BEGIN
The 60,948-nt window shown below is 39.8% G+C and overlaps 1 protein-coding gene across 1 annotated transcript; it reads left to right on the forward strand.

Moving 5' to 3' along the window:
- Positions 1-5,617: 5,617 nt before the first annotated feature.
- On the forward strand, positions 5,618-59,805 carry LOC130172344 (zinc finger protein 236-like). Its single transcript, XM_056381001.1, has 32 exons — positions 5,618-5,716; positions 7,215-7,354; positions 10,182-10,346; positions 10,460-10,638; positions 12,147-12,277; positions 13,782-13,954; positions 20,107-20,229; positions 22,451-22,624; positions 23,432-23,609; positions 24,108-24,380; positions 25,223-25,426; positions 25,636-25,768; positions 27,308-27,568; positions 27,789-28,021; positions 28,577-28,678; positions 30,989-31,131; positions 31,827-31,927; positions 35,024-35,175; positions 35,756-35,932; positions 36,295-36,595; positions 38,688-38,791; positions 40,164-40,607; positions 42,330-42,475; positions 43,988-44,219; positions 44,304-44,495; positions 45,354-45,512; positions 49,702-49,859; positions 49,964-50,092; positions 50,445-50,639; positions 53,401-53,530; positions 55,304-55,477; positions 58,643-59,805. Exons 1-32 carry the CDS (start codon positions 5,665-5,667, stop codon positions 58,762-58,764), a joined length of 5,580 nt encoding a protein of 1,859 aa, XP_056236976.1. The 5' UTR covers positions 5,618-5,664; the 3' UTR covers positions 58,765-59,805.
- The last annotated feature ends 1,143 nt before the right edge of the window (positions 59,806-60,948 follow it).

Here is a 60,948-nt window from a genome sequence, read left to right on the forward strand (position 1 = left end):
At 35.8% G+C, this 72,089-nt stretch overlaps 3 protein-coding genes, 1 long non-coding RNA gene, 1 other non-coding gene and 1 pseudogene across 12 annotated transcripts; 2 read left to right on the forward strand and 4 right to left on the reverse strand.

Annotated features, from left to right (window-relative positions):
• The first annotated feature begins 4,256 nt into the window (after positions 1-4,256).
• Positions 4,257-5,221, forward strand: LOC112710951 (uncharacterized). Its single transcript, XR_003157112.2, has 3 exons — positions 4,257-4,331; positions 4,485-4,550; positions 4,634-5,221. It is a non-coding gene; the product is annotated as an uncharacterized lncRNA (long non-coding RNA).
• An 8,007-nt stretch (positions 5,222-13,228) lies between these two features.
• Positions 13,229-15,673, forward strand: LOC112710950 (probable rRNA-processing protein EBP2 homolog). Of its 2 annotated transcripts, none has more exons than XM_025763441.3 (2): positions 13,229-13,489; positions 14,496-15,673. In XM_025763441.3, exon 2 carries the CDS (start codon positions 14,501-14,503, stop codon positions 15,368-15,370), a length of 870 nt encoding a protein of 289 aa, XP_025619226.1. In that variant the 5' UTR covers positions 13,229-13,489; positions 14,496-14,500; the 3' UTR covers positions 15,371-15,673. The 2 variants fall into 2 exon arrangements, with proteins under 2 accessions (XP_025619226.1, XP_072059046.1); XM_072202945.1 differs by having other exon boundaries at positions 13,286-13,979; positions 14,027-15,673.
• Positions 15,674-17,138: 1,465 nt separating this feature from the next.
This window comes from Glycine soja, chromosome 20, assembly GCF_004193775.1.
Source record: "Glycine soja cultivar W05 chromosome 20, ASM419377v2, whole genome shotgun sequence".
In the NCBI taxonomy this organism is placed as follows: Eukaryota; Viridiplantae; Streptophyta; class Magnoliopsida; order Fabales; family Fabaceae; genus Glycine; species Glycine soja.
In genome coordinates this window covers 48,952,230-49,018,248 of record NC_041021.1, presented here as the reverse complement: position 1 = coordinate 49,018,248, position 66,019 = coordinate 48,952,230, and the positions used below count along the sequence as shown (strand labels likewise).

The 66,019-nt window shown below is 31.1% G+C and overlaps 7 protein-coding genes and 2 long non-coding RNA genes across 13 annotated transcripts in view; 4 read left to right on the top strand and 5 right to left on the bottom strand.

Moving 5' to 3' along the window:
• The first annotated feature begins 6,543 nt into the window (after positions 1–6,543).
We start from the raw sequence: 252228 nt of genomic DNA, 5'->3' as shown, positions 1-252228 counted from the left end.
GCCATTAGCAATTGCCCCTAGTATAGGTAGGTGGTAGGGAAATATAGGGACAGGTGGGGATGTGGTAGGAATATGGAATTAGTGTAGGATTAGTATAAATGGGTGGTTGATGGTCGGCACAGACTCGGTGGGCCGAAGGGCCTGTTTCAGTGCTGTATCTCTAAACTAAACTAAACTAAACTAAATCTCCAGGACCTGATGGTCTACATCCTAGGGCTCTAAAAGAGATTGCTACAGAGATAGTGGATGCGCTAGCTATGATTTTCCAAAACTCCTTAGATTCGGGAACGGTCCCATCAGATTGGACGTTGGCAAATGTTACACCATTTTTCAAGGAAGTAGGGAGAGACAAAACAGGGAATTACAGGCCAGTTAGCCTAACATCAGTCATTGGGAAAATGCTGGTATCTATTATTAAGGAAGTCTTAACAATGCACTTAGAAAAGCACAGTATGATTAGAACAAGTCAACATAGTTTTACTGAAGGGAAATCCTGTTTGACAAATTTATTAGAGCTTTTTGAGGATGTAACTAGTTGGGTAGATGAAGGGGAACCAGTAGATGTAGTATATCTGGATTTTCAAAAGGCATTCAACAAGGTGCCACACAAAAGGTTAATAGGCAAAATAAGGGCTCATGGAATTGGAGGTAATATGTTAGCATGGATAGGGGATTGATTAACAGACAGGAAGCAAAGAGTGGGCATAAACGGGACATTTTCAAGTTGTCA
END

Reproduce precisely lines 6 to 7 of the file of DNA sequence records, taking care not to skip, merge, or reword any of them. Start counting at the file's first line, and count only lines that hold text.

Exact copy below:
Here is a 60,948-nt window from a genome sequence, read left to right on the forward strand (position 1 = left end):
At 35.8% G+C, this 72,089-nt stretch overlaps 3 protein-coding genes, 1 long non-coding RNA gene, 1 other non-coding gene and 1 pseudogene across 12 annotated transcripts; 2 read left to right on the forward strand and 4 right to left on the reverse strand.